Feuds between developers and local municipalities have intensified regarding a law that took effect Sept. 1, and a lawsuit from the city of Grand Prairie could make it to the Texas Supreme Court.
Several Texas towns are fighting back against Senate Bill 2038, which allows developers to remove themselves from a city’s extraterritorial jurisdiction, bypassing bureaucratic steps in de-annexation and minimizing regulations, the Austin Business Journal reported.
The law primarily affects rural towns on the outskirts of major cities, as they’re more likely to comprise unincorporated communities that are part of an ETJ — an area outside the city limits, where a municipality has some control.
Supporters of the law contend that it expedites development and allows fast-growing areas near major metros to keep up with surging housing demand. However, several developers have emphasized that de-annexation is a last resort, a tactic reserved for long-stalled projects with inadequate support from a municipality.
The city of Grand Prairie, a suburb of Dallas and Fort Worth, has filed a lawsuit challenging the law’s constitutionality. The city argues that SB 2038 represents an “unconstitutional delegation of legislative authority to private parties,” endangering its ability to regulate land slated for potential annexation.
The lawsuit, filed Oct. 25 in Travis County District Court, claims that the law fails to meet the stringent standards articulated by the Texas Supreme Court for delegating legislative decision-making to private entities. Grand Prairie claims that the mere filing of petitions triggers the automatic removal of properties from its ETJ, causing tangible harm, the outlet reported.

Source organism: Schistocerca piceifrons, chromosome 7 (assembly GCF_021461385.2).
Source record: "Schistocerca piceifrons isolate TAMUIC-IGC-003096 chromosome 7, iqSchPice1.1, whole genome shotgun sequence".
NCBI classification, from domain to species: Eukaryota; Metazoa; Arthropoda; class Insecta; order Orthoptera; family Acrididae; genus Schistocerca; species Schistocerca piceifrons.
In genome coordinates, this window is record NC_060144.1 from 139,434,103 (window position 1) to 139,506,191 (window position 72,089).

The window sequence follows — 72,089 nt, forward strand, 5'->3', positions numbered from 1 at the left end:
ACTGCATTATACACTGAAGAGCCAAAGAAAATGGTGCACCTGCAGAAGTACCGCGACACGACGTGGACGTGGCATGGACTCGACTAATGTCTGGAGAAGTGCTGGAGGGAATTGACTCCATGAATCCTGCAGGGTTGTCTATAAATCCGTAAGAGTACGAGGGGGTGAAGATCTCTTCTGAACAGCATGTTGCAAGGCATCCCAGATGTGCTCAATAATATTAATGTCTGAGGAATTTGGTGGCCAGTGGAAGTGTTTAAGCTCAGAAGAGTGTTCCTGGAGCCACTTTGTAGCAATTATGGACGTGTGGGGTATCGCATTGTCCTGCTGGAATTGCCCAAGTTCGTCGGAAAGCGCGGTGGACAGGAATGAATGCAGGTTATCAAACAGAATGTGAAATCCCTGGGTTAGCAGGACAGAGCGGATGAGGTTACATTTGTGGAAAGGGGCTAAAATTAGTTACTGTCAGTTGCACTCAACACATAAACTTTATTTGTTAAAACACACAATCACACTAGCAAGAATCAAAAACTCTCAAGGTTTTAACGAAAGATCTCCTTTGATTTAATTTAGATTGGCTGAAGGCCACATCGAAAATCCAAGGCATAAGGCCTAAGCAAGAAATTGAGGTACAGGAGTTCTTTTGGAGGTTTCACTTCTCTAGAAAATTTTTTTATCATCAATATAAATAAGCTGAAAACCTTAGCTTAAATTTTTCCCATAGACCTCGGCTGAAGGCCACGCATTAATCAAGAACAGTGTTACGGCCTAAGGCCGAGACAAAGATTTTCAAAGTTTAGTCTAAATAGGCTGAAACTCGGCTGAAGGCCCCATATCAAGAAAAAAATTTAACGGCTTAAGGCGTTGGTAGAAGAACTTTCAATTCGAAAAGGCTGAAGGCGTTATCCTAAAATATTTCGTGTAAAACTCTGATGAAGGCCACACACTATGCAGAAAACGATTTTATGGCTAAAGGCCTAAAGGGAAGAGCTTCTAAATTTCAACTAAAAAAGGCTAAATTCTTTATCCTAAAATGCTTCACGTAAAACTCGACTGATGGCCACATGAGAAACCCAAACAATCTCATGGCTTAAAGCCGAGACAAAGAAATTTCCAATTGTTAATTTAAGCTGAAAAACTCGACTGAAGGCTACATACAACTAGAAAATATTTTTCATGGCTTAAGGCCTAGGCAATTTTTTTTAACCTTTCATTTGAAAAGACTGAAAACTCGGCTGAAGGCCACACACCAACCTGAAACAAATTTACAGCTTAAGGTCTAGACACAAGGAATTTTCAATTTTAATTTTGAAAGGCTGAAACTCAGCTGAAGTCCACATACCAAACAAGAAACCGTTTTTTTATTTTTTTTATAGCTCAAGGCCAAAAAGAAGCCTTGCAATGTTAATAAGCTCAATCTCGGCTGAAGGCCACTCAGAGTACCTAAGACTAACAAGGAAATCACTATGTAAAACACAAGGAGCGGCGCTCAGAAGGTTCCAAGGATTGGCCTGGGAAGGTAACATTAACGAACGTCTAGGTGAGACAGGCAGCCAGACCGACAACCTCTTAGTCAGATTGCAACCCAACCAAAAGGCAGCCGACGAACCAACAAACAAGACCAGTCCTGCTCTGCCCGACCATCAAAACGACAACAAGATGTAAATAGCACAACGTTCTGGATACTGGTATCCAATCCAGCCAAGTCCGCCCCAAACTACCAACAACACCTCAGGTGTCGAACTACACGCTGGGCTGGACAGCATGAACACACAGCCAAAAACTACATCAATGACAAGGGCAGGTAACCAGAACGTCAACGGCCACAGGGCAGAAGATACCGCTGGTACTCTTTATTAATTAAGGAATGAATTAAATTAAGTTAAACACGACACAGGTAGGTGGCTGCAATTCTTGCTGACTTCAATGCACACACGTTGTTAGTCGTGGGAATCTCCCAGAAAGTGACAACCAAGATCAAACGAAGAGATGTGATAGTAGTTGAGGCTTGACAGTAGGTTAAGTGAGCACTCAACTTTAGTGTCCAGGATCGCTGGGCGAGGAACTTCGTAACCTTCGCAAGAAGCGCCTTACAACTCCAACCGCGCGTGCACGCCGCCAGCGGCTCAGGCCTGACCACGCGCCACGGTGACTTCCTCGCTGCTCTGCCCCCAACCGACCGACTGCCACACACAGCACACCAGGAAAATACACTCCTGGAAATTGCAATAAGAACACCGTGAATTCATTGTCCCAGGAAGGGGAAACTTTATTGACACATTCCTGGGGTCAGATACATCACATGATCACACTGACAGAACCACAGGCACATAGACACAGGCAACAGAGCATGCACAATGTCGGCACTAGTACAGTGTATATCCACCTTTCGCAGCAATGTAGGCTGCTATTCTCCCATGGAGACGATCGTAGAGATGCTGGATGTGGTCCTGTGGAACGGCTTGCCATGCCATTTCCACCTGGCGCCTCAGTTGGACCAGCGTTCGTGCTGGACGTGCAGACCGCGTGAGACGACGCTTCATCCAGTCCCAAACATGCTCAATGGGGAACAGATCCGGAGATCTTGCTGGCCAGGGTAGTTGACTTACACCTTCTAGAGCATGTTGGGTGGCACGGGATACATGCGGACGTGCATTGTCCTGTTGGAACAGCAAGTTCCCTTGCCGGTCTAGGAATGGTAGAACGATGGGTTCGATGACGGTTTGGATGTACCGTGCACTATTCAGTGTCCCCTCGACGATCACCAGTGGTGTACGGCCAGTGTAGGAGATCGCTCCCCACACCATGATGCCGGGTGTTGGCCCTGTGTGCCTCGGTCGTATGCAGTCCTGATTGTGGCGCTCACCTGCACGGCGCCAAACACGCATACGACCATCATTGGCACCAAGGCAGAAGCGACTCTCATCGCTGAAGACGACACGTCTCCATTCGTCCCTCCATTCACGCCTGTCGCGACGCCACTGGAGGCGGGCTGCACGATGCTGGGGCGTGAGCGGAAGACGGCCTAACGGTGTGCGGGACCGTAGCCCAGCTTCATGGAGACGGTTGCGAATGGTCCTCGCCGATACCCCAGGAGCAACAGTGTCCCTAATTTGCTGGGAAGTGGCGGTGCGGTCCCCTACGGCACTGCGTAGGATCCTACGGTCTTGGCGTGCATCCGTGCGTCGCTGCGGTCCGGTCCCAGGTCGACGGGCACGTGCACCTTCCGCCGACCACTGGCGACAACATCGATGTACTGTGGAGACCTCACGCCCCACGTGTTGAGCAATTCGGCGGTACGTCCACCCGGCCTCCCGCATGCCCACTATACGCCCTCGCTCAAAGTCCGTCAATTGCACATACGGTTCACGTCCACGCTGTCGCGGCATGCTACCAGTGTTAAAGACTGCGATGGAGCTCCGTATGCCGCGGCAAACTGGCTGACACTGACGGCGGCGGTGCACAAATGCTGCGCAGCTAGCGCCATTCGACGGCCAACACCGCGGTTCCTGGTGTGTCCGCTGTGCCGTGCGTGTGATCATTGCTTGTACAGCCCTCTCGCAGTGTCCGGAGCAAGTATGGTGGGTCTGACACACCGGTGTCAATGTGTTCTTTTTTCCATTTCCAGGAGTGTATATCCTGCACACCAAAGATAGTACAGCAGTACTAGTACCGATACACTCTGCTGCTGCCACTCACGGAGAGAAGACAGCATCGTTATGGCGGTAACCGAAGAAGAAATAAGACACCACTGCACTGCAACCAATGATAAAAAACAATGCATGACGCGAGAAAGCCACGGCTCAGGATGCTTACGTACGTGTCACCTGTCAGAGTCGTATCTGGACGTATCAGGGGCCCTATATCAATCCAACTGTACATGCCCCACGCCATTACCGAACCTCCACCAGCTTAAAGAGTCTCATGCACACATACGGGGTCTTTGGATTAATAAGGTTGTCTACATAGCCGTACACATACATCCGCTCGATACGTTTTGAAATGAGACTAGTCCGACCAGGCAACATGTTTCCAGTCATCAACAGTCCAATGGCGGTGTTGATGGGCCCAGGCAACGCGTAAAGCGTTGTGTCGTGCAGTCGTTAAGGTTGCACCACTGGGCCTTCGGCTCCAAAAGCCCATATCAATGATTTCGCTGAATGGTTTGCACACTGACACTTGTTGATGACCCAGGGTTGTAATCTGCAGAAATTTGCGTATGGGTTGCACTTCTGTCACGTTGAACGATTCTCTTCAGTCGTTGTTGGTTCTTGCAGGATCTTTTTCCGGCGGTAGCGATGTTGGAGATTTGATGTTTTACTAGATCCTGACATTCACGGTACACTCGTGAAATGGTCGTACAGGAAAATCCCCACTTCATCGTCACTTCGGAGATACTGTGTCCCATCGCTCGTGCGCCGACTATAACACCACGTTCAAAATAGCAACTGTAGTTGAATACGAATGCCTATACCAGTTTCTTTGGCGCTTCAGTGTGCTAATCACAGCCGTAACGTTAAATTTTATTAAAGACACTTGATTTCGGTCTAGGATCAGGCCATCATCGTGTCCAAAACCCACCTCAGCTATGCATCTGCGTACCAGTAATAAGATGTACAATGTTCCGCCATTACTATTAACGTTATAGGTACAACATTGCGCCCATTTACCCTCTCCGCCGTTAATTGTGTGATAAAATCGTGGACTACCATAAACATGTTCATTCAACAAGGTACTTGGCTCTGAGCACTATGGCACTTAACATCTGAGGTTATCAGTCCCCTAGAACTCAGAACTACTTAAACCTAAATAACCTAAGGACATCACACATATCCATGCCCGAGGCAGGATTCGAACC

Joining the fray, Lockhart, a town southeast of Austin, unanimously rejected an affiliate of Houston-based Perry Homes’ petition to remove a 389-acre property and voted to participate in the legal challenge. Lockhart argues that SB 2038 unconstitutionally impedes its ability to plan for orderly development in its extraterritorial jurisdiction.
Since the law took effect, dozens of de-annexation requests, totaling tens of thousands of acres, have surfaced across Central Texas, including areas near Georgetown, Uhland, Taylor and Pflugerville.
Austin-based MileStone Community Builders has been one of the law’s most outspoken advocates, using it for projects in Hays County, south of Austin. The firm has requested to de-annex land for its 500-plus acre Hays Commons community and 775-acre Persimmon development in Buda.
MileStone CEO Garrett Martin credited SB 2038 for reviving discussions with Buda officials and putting the Persimmon project closer to fruition.
“For decades, housing supply has been delayed or eliminated as a result of stalled negotiations between developers and cities,” Martin told the outlet. “The dialogue, if any, has been stalled by polarized positions based on input from a vocal and very small contingent – while the greater good has been subject to skyrocketing housing prices as a result of lack of supply. SB 2038 brings the parties to the middle.”
As the legal battle intensifies, it remains uncertain how the Texas Attorney General’s Office will respond. Observers anticipate a protracted legal process that could ultimately reach the Texas Supreme Court.